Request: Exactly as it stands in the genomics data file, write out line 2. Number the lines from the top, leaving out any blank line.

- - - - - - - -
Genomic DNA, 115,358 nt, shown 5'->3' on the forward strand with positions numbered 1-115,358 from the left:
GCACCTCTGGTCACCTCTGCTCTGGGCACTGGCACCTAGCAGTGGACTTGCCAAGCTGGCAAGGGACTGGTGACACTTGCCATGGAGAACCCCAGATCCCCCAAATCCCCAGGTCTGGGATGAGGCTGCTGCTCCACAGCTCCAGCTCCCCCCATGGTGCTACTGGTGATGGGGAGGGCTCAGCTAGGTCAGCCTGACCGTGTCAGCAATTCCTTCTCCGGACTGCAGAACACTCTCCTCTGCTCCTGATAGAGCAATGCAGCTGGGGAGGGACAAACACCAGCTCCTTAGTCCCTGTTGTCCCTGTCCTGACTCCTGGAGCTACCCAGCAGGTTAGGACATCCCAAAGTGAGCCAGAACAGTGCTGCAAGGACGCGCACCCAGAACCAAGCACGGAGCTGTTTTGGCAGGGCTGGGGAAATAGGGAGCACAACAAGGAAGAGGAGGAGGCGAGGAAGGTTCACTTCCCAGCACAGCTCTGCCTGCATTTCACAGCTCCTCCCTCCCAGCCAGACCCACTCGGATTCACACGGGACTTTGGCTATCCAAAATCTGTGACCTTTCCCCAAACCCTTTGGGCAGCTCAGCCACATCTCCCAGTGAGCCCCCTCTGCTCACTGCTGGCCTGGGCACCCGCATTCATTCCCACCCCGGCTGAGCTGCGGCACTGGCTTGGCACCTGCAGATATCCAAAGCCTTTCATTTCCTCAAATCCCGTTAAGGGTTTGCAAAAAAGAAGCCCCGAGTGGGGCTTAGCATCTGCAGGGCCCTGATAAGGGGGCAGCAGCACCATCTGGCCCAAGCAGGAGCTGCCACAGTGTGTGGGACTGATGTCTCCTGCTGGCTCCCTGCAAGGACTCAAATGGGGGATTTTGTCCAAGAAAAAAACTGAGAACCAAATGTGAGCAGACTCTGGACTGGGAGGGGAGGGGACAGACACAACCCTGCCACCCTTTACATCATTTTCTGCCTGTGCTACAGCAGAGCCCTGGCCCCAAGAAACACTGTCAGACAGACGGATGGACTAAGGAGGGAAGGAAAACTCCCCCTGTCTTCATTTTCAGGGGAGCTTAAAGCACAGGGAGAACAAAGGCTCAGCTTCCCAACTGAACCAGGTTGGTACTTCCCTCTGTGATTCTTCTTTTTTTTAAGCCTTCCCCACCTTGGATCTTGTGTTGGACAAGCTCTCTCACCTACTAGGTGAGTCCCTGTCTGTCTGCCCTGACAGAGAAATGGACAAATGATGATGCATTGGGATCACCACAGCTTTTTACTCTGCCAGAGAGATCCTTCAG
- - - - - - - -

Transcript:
GCACCTCTGGTCACCTCTGCTCTGGGCACTGGCACCTAGCAGTGGACTTGCCAAGCTGGCAAGGGACTGGTGACACTTGCCATGGAGAACCCCAGATCCCCCAAATCCCCAGGTCTGGGATGAGGCTGCTGCTCCACAGCTCCAGCTCCCCCCATGGTGCTACTGGTGATGGGGAGGGCTCAGCTAGGTCAGCCTGACCGTGTCAGCAATTCCTTCTCCGGACTGCAGAACACTCTCCTCTGCTCCTGATAGAGCAATGCAGCTGGGGAGGGACAAACACCAGCTCCTTAGTCCCTGTTGTCCCTGTCCTGACTCCTGGAGCTACCCAGCAGGTTAGGACATCCCAAAGTGAGCCAGAACAGTGCTGCAAGGACGCGCACCCAGAACCAAGCACGGAGCTGTTTTGGCAGGGCTGGGGAAATAGGGAGCACAACAAGGAAGAGGAGGAGGCGAGGAAGGTTCACTTCCCAGCACAGCTCTGCCTGCATTTCACAGCTCCTCCCTCCCAGCCAGACCCACTCGGATTCACACGGGACTTTGGCTATCCAAAATCTGTGACCTTTCCCCAAACCCTTTGGGCAGCTCAGCCACATCTCCCAGTGAGCCCCCTCTGCTCACTGCTGGCCTGGGCACCCGCATTCATTCCCACCCCGGCTGAGCTGCGGCACTGGCTTGGCACCTGCAGATATCCAAAGCCTTTCATTTCCTCAAATCCCGTTAAGGGTTTGCAAAAAAGAAGCCCCGAGTGGGGCTTAGCATCTGCAGGGCCCTGATAAGGGGGCAGCAGCACCATCTGGCCCAAGCAGGAGCTGCCACAGTGTGTGGGACTGATGTCTCCTGCTGGCTCCCTGCAAGGACTCAAATGGGGGATTTTGTCCAAGAAAAAAACTGAGAACCAAATGTGAGCAGACTCTGGACTGGGAGGGGAGGGGACAGACACAACCCTGCCACCCTTTACATCATTTTCTGCCTGTGCTACAGCAGAGCCCTGGCCCCAAGAAACACTGTCAGACAGACGGATGGACTAAGGAGGGAAGGAAAACTCCCCCTGTCTTCATTTTCAGGGGAGCTTAAAGCACAGGGAGAACAAAGGCTCAGCTTCCCAACTGAACCAGGTTGGTACTTCCCTCTGTGATTCTTCTTTTTTTTAAGCCTTCCCCACCTTGGATCTTGTGTTGGACAAGCTCTCTCACCTACTAGGTGAGTCCCTGTCTGTCTGCCCTGACAGAGAAATGGACAAATGATGATGCATTGGGATCACCACAGCTTTTTACTCTGCCAGAGAGATCCTTCAG